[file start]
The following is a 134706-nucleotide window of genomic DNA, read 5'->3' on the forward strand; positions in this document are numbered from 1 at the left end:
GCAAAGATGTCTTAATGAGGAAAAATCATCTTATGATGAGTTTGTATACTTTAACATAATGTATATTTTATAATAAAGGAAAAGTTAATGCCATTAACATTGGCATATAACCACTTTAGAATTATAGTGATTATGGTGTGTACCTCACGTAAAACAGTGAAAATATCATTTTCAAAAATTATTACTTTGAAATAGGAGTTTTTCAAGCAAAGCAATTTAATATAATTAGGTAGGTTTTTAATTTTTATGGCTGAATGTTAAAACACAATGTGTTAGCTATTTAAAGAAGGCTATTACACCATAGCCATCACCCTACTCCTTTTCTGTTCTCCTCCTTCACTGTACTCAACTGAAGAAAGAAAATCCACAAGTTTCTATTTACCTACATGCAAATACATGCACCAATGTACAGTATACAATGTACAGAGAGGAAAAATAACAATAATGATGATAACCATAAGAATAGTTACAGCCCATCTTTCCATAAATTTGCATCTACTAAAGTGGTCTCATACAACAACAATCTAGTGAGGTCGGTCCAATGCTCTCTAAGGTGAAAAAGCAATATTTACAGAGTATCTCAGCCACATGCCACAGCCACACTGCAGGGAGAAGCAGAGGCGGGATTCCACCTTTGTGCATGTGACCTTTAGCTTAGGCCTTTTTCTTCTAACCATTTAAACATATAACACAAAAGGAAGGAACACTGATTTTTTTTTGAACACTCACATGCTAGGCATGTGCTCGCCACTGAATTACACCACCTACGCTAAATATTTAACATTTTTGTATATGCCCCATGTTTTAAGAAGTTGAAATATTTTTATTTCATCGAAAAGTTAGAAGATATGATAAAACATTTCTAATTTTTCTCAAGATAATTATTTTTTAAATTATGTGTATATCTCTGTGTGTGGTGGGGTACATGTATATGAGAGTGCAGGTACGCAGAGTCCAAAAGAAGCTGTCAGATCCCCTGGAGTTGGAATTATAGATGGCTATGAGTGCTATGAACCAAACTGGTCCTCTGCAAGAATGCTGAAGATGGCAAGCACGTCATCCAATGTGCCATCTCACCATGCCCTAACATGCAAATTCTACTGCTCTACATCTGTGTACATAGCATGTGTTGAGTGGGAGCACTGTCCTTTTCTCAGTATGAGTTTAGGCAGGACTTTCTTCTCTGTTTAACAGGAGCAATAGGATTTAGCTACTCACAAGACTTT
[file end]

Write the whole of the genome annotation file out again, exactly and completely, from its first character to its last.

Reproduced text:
The following is a 134706-nucleotide window of genomic DNA, read 5'->3' on the forward strand; positions in this document are numbered from 1 at the left end:
GCAAAGATGTCTTAATGAGGAAAAATCATCTTATGATGAGTTTGTATACTTTAACATAATGTATATTTTATAATAAAGGAAAAGTTAATGCCATTAACATTGGCATATAACCACTTTAGAATTATAGTGATTATGGTGTGTACCTCACGTAAAACAGTGAAAATATCATTTTCAAAAATTATTACTTTGAAATAGGAGTTTTTCAAGCAAAGCAATTTAATATAATTAGGTAGGTTTTTAATTTTTATGGCTGAATGTTAAAACACAATGTGTTAGCTATTTAAAGAAGGCTATTACACCATAGCCATCACCCTACTCCTTTTCTGTTCTCCTCCTTCACTGTACTCAACTGAAGAAAGAAAATCCACAAGTTTCTATTTACCTACATGCAAATACATGCACCAATGTACAGTATACAATGTACAGAGAGGAAAAATAACAATAATGATGATAACCATAAGAATAGTTACAGCCCATCTTTCCATAAATTTGCATCTACTAAAGTGGTCTCATACAACAACAATCTAGTGAGGTCGGTCCAATGCTCTCTAAGGTGAAAAAGCAATATTTACAGAGTATCTCAGCCACATGCCACAGCCACACTGCAGGGAGAAGCAGAGGCGGGATTCCACCTTTGTGCATGTGACCTTTAGCTTAGGCCTTTTTCTTCTAACCATTTAAACATATAACACAAAAGGAAGGAACACTGATTTTTTTTTGAACACTCACATGCTAGGCATGTGCTCGCCACTGAATTACACCACCTACGCTAAATATTTAACATTTTTGTATATGCCCCATGTTTTAAGAAGTTGAAATATTTTTATTTCATCGAAAAGTTAGAAGATATGATAAAACATTTCTAATTTTTCTCAAGATAATTATTTTTTAAATTATGTGTATATCTCTGTGTGTGGTGGGGTACATGTATATGAGAGTGCAGGTACGCAGAGTCCAAAAGAAGCTGTCAGATCCCCTGGAGTTGGAATTATAGATGGCTATGAGTGCTATGAACCAAACTGGTCCTCTGCAAGAATGCTGAAGATGGCAAGCACGTCATCCAATGTGCCATCTCACCATGCCCTAACATGCAAATTCTACTGCTCTACATCTGTGTACATAGCATGTGTTGAGTGGGAGCACTGTCCTTTTCTCAGTATGAGTTTAGGCAGGACTTTCTTCTCTGTTTAACAGGAGCAATAGGATTTAGCTACTCACAAGACTTT